Climate change threatens Montana’s barley farmers – and possibly your beer

The heat last summer in Montana was brutal and unprecedented. Dry winds fanned wildfires across one million acres, ravaging grasslands in the eastern part of the state and scorching the timbered mountains west of the continental divide. In the tiny town of Power, which sits in the foothills of the Rockies, smack in the middle… » Read More

Media Partner
This Story’s Impact
  • The Weather Channel
    More than 80 million unique users a month

An unlikely climate crusade in Trump country

It was a quarter after eight on a steamy August morning when Rachel Grantham rumbled up in a big black pickup truck. The 26-year-old, six-foot-three agronomist sported a pink top, a purple miniskirt, camouflage muck boots and a single blonde braid draped over one shoulder. I hoisted myself into the cab of the truck, and we… » Read More

Media Partner
This Story’s Impact
  • The WorldPost
    More than 1 million audience reach

Can New Mexico’s ancient irrigation canals survive a changing climate?

Water murmurs and flows through a narrow earthen canal that winds along the cottonwood-lined edge of Santa Cruz Farm. Located in the tiny burg of Santa Cruz de la Cañada in northern New Mexico, the farm produces prolifically, despite being just three and a half acres. The owner, 63-year-old Don Bustos, grows tender salad greens,… » Read More

Media Partner
This Story’s Impact
  • More than 80 million unique visitors a month
    The Weather Channel

Uprooting FDR’s ‘Great Wall of Trees’

Surely the end was nigh. Up and down the Great Plains, from the Texas panhandle to the Dakota prairies, dust stripped the paint from their barns, the wheat from their fields, the money — what pitiful amount was left — from their pockets. “Today is just common hell, death and destruction to every growing thing,”… » Read More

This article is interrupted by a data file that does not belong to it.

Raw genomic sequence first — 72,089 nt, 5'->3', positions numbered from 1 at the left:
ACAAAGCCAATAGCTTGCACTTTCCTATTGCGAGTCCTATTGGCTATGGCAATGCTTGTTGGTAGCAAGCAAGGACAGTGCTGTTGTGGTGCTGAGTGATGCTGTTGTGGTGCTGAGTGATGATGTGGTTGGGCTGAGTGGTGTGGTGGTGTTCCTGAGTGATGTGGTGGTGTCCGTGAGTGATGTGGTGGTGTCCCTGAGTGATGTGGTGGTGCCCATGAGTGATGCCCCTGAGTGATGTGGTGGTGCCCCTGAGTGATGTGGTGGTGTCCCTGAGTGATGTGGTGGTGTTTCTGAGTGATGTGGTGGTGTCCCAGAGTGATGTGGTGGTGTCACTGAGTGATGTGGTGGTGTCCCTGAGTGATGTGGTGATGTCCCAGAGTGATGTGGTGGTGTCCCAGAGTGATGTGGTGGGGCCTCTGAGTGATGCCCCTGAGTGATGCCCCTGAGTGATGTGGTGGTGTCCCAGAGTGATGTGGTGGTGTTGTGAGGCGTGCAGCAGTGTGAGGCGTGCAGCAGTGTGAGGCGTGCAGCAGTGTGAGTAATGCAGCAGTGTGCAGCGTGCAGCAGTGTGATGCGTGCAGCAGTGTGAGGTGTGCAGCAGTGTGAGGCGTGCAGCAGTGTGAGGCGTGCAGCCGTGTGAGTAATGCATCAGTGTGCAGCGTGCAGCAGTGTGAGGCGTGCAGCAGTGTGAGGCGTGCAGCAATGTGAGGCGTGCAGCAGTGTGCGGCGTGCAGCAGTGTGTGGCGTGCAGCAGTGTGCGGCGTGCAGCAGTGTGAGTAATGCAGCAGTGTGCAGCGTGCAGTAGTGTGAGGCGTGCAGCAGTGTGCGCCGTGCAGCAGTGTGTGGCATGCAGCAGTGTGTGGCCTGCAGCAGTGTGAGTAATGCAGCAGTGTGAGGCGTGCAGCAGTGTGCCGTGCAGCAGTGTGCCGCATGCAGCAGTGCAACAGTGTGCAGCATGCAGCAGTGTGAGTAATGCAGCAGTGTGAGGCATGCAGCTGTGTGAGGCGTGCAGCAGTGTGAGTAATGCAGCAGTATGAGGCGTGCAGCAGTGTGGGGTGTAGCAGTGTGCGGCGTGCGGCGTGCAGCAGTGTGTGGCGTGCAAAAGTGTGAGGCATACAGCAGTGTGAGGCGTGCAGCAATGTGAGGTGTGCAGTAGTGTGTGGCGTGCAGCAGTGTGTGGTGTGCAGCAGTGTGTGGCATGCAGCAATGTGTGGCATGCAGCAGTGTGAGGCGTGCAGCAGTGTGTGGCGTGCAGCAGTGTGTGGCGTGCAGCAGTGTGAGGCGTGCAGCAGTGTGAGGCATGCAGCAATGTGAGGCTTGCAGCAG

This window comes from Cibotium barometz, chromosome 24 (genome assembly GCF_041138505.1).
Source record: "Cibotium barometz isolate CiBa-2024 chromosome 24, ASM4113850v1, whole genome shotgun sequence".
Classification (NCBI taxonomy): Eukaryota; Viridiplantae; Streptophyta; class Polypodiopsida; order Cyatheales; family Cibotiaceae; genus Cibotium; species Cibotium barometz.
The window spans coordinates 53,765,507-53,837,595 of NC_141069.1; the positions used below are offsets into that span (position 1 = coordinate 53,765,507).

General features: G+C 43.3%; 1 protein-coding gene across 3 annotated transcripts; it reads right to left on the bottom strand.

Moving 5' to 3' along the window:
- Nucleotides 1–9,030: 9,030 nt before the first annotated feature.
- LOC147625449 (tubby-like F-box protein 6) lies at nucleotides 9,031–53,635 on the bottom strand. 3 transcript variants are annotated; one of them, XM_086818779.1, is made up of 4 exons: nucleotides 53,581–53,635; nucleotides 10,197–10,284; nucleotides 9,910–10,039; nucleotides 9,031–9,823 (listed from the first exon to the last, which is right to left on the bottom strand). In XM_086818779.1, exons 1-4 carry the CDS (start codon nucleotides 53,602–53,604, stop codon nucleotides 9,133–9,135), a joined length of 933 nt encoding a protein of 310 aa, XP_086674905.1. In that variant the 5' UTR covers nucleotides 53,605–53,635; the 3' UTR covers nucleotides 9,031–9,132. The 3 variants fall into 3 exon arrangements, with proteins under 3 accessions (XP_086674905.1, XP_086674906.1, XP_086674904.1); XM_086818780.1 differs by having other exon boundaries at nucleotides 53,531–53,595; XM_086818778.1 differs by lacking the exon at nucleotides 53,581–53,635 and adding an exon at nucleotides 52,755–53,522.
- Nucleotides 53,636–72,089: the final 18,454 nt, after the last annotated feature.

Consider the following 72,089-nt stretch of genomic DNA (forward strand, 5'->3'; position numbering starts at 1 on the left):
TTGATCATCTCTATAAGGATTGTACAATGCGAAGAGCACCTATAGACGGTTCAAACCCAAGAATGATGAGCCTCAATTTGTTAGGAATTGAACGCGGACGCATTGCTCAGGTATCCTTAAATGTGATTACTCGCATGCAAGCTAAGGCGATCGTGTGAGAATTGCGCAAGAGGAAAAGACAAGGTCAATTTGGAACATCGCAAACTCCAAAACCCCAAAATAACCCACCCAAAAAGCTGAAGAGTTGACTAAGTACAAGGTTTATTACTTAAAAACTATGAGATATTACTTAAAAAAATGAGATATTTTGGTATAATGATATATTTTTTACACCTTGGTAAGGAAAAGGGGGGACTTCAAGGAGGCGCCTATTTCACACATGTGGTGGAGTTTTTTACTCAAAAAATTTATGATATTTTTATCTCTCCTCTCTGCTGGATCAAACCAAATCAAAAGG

Media Partner

How heat kills farmworkers

On a recent summer morning in Mendota, a small farming community in California’s Central Valley, the sun glared down from a cloudless sky. The temperature was heading toward 101 degrees, and it had hit 106 a few days before—not unlike the blistering heat that blanketed much of the West Coast over Labor Day weekend. While… » Read More

Media Partner
This Story’s Impact
  • 8 MILLION MONTHLY READERSHIP
    Mother Jones

Reclaiming native ground: Can Louisiana’s tribes restore their traditional diets as waters rise?

When Theresa Dardar was growing up in Houma, her mother used to take her to visit relatives in the Pointe-au-Chien Indian Tribe community. They would drive 20 miles toward the Gulf of Mexico, park at the local grocery store, and ask someone to ferry them across the bayou. From there, they’d walk across land thick… » Read More

Media Partner

This Kansas farmer fought a government program to keep his farm sustainable.

In 2012, Gail Fuller’s 2,000-acre farm was at ground zero for the drought that decimated corn production throughout the Midwest. His corn and soybeans had barely squeaked through the previous dry summer, even as many of his neighbors in Lyon County, Kansas, saw their crops desiccate and fail in the unrelenting sun. But when the… » Read More

Media Partner
This Story’s Impact
  • 3 Million Monthly Reach
    Ensia